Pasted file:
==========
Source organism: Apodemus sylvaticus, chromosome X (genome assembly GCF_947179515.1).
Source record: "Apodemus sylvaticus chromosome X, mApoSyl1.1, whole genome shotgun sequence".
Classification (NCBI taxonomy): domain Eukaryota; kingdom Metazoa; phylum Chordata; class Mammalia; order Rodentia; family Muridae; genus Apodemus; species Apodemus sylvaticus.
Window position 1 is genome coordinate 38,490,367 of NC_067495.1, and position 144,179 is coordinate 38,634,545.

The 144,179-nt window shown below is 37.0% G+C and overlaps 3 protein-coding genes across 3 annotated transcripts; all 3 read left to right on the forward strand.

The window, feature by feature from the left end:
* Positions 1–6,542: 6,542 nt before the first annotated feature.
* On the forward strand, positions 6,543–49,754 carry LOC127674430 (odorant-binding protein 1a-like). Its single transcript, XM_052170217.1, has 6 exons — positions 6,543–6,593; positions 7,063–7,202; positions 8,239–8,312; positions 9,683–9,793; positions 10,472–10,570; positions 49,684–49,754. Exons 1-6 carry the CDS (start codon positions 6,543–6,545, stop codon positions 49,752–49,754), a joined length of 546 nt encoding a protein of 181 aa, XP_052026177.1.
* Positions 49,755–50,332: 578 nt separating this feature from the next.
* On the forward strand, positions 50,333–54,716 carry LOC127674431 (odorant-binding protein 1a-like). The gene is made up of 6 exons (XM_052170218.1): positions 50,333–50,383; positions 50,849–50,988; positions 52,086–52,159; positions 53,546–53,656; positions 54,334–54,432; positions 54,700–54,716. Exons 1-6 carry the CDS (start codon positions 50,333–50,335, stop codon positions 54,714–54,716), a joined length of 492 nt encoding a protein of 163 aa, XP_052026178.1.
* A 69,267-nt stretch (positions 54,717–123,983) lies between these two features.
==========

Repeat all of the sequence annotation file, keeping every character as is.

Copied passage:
Source organism: Apodemus sylvaticus, chromosome X (genome assembly GCF_947179515.1).
Source record: "Apodemus sylvaticus chromosome X, mApoSyl1.1, whole genome shotgun sequence".
Classification (NCBI taxonomy): domain Eukaryota; kingdom Metazoa; phylum Chordata; class Mammalia; order Rodentia; family Muridae; genus Apodemus; species Apodemus sylvaticus.
Window position 1 is genome coordinate 38,490,367 of NC_067495.1, and position 144,179 is coordinate 38,634,545.

The 144,179-nt window shown below is 37.0% G+C and overlaps 3 protein-coding genes across 3 annotated transcripts; all 3 read left to right on the forward strand.

The window, feature by feature from the left end:
* Positions 1–6,542: 6,542 nt before the first annotated feature.
* On the forward strand, positions 6,543–49,754 carry LOC127674430 (odorant-binding protein 1a-like). Its single transcript, XM_052170217.1, has 6 exons — positions 6,543–6,593; positions 7,063–7,202; positions 8,239–8,312; positions 9,683–9,793; positions 10,472–10,570; positions 49,684–49,754. Exons 1-6 carry the CDS (start codon positions 6,543–6,545, stop codon positions 49,752–49,754), a joined length of 546 nt encoding a protein of 181 aa, XP_052026177.1.
* Positions 49,755–50,332: 578 nt separating this feature from the next.
* On the forward strand, positions 50,333–54,716 carry LOC127674431 (odorant-binding protein 1a-like). The gene is made up of 6 exons (XM_052170218.1): positions 50,333–50,383; positions 50,849–50,988; positions 52,086–52,159; positions 53,546–53,656; positions 54,334–54,432; positions 54,700–54,716. Exons 1-6 carry the CDS (start codon positions 50,333–50,335, stop codon positions 54,714–54,716), a joined length of 492 nt encoding a protein of 163 aa, XP_052026178.1.
* A 69,267-nt stretch (positions 54,717–123,983) lies between these two features.